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Friday, 11 July 2014

     

The Evening Standard: campaigning for the 2%

By Adam Bienkov
3 December 2012, 11:43

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Remember the Evening Standard’s campaign against increases to parking charges in Westminster?

Endless front page headlines, leader columns and op-eds warned of thousands of job losses from Westminster’s “tax on nightlife.”

In the end the plans were scrapped and council leader Colin Barrow even stood down following the row.

So how many people would actually have been affected by these “devastating” charges?

Well a new study out today reveals that car ownership in London has actually gone down in London significantly since the mayoralty was set up.

While London’s population has risen by 603,000 since 2000, car ownership has actually dropped by 117,000.

And while many people do still drive into town centres across London, the number of people driving into central London is now vanishingly small.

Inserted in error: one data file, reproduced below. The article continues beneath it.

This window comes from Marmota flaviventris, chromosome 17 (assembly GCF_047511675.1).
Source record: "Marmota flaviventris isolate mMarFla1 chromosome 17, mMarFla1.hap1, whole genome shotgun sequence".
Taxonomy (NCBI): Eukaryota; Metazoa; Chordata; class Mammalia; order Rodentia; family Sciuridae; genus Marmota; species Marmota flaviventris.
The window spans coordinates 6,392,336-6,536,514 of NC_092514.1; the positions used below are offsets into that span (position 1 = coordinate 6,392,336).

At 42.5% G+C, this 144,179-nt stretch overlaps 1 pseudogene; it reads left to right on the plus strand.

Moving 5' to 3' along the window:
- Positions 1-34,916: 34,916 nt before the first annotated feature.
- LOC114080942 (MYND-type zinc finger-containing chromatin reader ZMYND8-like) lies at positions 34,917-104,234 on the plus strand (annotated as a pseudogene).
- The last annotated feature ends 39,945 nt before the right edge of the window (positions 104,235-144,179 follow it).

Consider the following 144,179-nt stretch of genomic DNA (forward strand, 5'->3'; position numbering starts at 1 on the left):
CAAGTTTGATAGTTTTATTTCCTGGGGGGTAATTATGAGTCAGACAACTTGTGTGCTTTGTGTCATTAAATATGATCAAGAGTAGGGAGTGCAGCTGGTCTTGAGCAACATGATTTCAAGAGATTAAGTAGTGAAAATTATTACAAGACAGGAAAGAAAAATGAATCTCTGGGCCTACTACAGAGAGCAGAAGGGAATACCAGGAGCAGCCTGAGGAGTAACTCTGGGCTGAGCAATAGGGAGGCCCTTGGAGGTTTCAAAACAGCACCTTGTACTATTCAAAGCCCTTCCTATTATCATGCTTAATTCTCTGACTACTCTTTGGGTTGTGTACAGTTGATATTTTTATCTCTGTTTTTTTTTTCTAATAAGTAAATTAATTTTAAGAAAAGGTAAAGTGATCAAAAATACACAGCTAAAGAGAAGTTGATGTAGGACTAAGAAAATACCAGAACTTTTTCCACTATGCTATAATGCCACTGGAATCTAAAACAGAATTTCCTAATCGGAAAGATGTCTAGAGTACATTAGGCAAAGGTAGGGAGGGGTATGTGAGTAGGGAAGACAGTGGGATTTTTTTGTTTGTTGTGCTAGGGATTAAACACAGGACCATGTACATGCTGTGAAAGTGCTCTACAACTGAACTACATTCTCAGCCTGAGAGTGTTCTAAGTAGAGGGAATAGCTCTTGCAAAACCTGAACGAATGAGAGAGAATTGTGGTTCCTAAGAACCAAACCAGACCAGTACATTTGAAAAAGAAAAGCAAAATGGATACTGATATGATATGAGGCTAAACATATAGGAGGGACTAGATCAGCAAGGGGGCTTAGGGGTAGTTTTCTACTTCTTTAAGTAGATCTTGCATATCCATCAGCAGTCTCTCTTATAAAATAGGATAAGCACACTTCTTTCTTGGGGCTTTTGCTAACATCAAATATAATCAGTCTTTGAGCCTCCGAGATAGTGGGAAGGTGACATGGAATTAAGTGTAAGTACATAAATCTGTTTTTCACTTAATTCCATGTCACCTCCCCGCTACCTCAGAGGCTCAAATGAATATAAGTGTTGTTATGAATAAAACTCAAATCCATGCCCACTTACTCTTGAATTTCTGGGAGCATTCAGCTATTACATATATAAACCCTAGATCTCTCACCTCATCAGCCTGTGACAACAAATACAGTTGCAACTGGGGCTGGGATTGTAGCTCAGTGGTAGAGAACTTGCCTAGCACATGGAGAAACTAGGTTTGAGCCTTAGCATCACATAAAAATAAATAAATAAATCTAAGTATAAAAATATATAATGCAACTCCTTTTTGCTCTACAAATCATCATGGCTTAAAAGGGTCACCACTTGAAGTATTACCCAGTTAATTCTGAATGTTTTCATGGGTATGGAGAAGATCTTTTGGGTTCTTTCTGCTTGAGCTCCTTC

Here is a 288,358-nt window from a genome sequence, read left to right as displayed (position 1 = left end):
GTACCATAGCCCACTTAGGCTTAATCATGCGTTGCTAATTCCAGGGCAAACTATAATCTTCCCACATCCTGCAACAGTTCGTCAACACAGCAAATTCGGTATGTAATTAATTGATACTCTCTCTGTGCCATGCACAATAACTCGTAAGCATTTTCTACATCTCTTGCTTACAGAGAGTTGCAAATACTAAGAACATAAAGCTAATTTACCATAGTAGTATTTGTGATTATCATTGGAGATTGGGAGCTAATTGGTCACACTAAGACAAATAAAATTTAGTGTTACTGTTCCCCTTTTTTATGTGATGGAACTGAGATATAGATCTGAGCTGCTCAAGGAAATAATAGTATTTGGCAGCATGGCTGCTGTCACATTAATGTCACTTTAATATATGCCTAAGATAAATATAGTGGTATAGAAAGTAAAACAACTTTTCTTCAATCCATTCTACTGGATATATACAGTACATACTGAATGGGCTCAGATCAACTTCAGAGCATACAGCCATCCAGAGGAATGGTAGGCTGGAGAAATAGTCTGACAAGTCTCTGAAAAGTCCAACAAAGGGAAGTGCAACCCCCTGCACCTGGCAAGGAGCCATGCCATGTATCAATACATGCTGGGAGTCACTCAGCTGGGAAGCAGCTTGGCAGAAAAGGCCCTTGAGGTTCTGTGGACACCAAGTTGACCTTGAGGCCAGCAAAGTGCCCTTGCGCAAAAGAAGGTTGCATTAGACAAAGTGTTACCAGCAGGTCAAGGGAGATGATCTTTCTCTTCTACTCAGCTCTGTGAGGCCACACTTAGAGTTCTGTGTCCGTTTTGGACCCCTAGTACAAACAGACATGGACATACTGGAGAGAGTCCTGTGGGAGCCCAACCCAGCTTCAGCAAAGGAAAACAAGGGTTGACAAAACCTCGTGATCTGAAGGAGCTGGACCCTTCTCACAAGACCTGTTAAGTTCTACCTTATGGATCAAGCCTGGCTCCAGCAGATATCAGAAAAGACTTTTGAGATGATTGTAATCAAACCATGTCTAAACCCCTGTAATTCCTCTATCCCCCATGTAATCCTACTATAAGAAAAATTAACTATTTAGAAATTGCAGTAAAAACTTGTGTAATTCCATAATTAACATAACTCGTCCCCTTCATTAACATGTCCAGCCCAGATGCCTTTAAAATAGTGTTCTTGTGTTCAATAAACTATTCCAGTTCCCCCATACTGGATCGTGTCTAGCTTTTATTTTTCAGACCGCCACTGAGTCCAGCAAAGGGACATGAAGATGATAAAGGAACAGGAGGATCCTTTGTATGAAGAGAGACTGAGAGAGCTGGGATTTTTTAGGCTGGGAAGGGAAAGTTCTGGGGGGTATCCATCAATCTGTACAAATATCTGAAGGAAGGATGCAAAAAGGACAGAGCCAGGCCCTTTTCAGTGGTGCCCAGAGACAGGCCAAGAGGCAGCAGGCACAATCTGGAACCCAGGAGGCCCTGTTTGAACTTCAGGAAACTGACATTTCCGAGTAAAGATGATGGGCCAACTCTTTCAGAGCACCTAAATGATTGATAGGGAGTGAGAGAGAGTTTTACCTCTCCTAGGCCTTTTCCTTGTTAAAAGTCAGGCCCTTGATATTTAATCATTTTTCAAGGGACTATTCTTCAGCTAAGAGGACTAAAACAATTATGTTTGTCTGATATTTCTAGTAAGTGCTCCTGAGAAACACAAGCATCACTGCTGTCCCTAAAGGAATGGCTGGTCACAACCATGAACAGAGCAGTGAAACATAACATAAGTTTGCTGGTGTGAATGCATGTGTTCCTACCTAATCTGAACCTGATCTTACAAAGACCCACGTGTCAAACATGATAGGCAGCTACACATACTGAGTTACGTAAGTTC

In fact the report highlights findings by TfL that just 2% of people who visit central London do so by car, van or lorry.

That’s right, just 2%:

In fact four times more people visit central London by foot. And the vast majority, 87%, visit by either tube, bus or train.

All of which makes you wonder.

If the Evening Standard are really so worried about a “tax on nightlife”, then why didn’t they campaign against the massive increases in public transport fares over the past four years.

Why haven’t they warned of “arrogant” city hall bosses whacking up the cost of public transport above inflation year after year.

And why did they spend months worrying about a handful of people put off driving to the opera as opposed to the millions who take public transport into central London instead?

Adam Bienkov
Adam is a reporter for Politics.co.uk You can find links to his other work at AdamBienkov.com.

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